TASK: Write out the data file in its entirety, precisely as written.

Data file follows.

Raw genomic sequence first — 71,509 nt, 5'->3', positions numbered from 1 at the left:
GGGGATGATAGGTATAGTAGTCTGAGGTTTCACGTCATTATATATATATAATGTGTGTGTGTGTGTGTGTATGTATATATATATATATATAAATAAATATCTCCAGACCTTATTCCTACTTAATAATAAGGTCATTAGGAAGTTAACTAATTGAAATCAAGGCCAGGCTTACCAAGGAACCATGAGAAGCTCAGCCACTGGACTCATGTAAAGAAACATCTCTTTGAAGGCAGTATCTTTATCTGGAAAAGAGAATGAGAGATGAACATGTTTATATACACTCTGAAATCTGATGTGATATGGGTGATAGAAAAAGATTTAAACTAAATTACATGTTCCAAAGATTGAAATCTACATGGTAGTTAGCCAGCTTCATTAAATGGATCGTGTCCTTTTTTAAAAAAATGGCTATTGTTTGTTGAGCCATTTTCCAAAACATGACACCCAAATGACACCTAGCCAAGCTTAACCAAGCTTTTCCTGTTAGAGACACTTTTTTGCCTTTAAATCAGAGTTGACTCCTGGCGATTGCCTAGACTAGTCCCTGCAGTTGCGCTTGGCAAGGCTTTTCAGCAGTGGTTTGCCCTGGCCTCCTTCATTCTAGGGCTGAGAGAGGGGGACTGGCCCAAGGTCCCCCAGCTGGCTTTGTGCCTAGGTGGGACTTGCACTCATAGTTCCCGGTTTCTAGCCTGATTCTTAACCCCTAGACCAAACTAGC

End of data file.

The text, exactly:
Raw genomic sequence first — 71,509 nt, 5'->3', positions numbered from 1 at the left:
GGGGATGATAGGTATAGTAGTCTGAGGTTTCACGTCATTATATATATATAATGTGTGTGTGTGTGTGTGTATGTATATATATATATATATAAATAAATATCTCCAGACCTTATTCCTACTTAATAATAAGGTCATTAGGAAGTTAACTAATTGAAATCAAGGCCAGGCTTACCAAGGAACCATGAGAAGCTCAGCCACTGGACTCATGTAAAGAAACATCTCTTTGAAGGCAGTATCTTTATCTGGAAAAGAGAATGAGAGATGAACATGTTTATATACACTCTGAAATCTGATGTGATATGGGTGATAGAAAAAGATTTAAACTAAATTACATGTTCCAAAGATTGAAATCTACATGGTAGTTAGCCAGCTTCATTAAATGGATCGTGTCCTTTTTTAAAAAAATGGCTATTGTTTGTTGAGCCATTTTCCAAAACATGACACCCAAATGACACCTAGCCAAGCTTAACCAAGCTTTTCCTGTTAGAGACACTTTTTTGCCTTTAAATCAGAGTTGACTCCTGGCGATTGCCTAGACTAGTCCCTGCAGTTGCGCTTGGCAAGGCTTTTCAGCAGTGGTTTGCCCTGGCCTCCTTCATTCTAGGGCTGAGAGAGGGGGACTGGCCCAAGGTCCCCCAGCTGGCTTTGTGCCTAGGTGGGACTTGCACTCATAGTTCCCGGTTTCTAGCCTGATTCTTAACCCCTAGACCAAACTAGC